``````#  Generating and storing plots with stat_density_2d
plot6_1 <-
ggplot() +
stat_density_2d(data = df,
aes(x, y, color = ..level..)) + # Mapping density level to color
theme_minimal() +
xlim(15, 25) +
ylim(-5, 5) +
labs(subtitle = "2d density contours")

plot6_2 <-
ggplot() +
stat_density_2d(data = df,
aes(x, y, fill = ..level..),    # Mapping density level to color
geom = "polygon") +             # Plotting area
theme_minimal() +
xlim(15, 25) +
ylim(-5, 5) +
labs(subtitle = "2d density polygons")

plot_6 <- grid.arrange(plot6_1, plot6_2,
nrow = 1,
top = textGrob("Counteracting overplotting with stat_density_2d #1"))
`````` Alternativly with geom = "tile":

``````#  Generating and storing heatmaps with stat_density_2d
plot7_1 <-
ggplot() +
stat_density_2d(data = df,
aes(x, y, fill = ..density..),  # Mapping density level to color
contour = FALSE,                # Drawing not contours of density
geom = "tile") +                # ... but square bins for density
theme_minimal() +
xlim(15, 25) +
ylim(-5, 5) +
labs(subtitle = "2d density heatmap (tile)")

plot7_2 <-
ggplot() +
stat_density_2d(data = df,
aes(x, y, fill = ..density..),  # Mapping density level to color
contour = FALSE,                # Drawing not contours of density
geom = "tile",                  # ... but square bins for density
h = c(0.1, 2)) +                # Changing hight and width of bins
theme_minimal() +
xlim(15, 25) +
ylim(-5, 5) +
labs(subtitle = "2d density heatmap (0.1 x 2 tiles)")

# Arranging plot objects in overview plot
plot_7 <- grid.arrange(plot7_1, plot7_2,
nrow = 1,
top = textGrob("Counteracting overplotting with stat_density_2d #2"))

`````` Or using geom = "point" and completely without color:

``````#  Generating and storing point heatmap with stat_density_2d
plot8_1 <-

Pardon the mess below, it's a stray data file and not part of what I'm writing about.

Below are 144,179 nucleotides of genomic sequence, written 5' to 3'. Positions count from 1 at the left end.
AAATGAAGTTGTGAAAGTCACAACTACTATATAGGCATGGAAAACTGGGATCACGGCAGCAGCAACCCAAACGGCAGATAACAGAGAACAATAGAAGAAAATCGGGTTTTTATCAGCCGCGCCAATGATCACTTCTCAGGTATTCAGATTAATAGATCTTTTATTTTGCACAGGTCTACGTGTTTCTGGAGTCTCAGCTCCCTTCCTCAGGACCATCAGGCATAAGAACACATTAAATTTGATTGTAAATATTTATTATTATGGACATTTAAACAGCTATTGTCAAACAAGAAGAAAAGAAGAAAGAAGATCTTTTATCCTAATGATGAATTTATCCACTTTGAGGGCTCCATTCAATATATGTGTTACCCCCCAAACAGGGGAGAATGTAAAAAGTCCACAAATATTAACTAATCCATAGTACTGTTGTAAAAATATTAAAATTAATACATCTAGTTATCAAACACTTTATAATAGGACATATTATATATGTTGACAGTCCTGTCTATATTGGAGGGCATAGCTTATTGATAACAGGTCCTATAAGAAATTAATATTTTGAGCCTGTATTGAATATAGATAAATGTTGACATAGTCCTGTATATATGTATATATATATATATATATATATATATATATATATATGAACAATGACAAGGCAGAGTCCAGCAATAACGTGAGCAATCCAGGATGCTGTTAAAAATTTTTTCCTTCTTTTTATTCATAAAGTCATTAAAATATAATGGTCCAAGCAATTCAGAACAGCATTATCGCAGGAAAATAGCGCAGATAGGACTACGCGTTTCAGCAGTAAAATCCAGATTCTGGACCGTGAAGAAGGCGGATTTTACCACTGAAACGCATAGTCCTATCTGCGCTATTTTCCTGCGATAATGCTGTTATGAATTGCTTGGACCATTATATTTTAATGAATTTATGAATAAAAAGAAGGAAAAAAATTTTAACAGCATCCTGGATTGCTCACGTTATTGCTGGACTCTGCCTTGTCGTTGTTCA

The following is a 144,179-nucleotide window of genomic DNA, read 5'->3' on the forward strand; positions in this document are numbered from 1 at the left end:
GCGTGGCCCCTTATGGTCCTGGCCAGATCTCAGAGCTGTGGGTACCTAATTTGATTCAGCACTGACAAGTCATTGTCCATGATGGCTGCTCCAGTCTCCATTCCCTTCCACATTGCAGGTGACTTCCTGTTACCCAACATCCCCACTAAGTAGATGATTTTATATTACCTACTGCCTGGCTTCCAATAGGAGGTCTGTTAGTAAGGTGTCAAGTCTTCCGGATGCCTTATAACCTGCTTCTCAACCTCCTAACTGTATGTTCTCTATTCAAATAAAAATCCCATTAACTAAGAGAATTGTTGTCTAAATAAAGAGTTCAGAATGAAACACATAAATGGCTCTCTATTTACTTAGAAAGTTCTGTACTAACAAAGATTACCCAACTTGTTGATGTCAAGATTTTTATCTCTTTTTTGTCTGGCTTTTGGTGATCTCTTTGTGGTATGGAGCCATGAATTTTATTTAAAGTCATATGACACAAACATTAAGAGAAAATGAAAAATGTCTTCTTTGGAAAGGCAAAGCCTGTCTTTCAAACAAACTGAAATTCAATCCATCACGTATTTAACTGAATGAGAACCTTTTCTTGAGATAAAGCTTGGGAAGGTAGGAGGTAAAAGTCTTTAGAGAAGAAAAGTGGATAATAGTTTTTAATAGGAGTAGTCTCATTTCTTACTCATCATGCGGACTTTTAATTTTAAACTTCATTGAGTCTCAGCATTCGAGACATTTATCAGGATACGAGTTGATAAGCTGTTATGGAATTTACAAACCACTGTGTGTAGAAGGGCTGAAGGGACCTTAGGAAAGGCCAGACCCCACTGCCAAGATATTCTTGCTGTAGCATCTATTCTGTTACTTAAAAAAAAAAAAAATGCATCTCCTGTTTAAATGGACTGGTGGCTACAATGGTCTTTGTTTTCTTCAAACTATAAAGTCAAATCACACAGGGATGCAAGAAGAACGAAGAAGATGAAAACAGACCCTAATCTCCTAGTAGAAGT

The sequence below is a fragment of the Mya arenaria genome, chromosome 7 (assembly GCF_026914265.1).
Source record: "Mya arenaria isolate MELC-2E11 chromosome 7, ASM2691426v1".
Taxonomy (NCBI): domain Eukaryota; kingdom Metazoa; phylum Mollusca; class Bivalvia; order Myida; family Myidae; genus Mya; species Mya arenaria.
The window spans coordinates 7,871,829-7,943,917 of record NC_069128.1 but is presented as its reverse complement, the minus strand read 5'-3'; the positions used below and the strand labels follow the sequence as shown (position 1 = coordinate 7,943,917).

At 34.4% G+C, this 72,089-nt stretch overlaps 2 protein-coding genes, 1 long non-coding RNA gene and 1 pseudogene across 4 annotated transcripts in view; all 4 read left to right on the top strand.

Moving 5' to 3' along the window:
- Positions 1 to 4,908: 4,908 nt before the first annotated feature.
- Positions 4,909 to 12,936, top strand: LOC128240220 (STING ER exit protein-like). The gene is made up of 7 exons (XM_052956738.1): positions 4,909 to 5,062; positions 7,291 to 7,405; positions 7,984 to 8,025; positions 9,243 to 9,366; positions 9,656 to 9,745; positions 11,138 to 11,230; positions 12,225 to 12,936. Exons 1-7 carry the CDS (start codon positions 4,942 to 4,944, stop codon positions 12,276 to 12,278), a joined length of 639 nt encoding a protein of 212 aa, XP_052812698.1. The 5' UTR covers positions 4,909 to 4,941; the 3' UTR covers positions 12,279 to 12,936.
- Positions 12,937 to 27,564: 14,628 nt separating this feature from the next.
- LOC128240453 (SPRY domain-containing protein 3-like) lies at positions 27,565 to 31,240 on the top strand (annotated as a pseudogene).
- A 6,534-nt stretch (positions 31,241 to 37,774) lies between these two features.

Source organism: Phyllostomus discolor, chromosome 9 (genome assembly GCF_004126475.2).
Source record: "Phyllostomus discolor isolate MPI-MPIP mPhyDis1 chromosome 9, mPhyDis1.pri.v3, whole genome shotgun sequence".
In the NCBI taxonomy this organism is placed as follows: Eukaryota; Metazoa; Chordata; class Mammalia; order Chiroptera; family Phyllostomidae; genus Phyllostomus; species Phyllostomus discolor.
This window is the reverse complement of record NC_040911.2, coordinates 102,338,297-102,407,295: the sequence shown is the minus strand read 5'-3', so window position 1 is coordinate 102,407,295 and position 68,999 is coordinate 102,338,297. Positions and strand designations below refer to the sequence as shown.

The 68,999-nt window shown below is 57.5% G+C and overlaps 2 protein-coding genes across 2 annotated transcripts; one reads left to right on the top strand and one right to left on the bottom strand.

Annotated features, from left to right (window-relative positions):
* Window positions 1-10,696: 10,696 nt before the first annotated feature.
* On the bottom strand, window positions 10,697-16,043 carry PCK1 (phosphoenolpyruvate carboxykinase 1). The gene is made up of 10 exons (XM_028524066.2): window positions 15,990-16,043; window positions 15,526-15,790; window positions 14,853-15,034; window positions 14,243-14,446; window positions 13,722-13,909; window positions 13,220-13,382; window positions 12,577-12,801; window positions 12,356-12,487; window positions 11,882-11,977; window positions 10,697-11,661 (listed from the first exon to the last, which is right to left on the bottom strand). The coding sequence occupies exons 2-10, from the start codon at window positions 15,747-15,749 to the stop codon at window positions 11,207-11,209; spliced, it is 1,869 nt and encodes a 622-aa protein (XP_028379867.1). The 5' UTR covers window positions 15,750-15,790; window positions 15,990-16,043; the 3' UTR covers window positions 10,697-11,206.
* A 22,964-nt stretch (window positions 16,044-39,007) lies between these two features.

ggplot() +
stat_density_2d(data = df,
aes(x, y,
size = ..density..,      # Mapping density level to size
alpha = ..density..),    # ... and alpha level
contour = FALSE,             # Drawing not contours of density
geom = "point",              # ... but points to map density to
n = 20) +                    # Specifying number of points
theme_minimal() +
xlim(15, 25) +
ylim(-5, 5) +
labs(subtitle = "2d density heatmap (point)")

plot8_2 <-
ggplot() +
stat_density_2d(data = df,
aes(x, y,
size = ..density..,      # Mapping density level to size
alpha = ..density..),    # ... and alpha level
contour = FALSE,             # Drawing not contours of density
geom = "point",              # ... but points to map density to
n = 30) +                    # Specifying number of points
theme_minimal() +
xlim(15, 25) +
ylim(-5, 5) +
labs(subtitle = "2d density heatmap (point)")

# Arranging plot objects in overview plot
plot_8 <- grid.arrange(plot8_1, plot8_2,
nrow = 1,
top = textGrob("Counteracting overplotting with stat_density_2d #3"))
`````` Whichever approach one chooses, overplotting should always be addressed to insure the data visualization to be truly informative.

## References

• D. B. Carr, R. J. Littlefield, W. L. Nicholson, and J. S. Littlefield. Scatterplot matrix techniques for large n. Journal of the American Statistical Association, 82(398):424–436, 1987.
###### Über den Autor #### Lea Waniek

I am a data scientist at STATWORX, apart from machine learning, I love to play around with RMarkdown and ggplot2, making data science beautiful inside and out.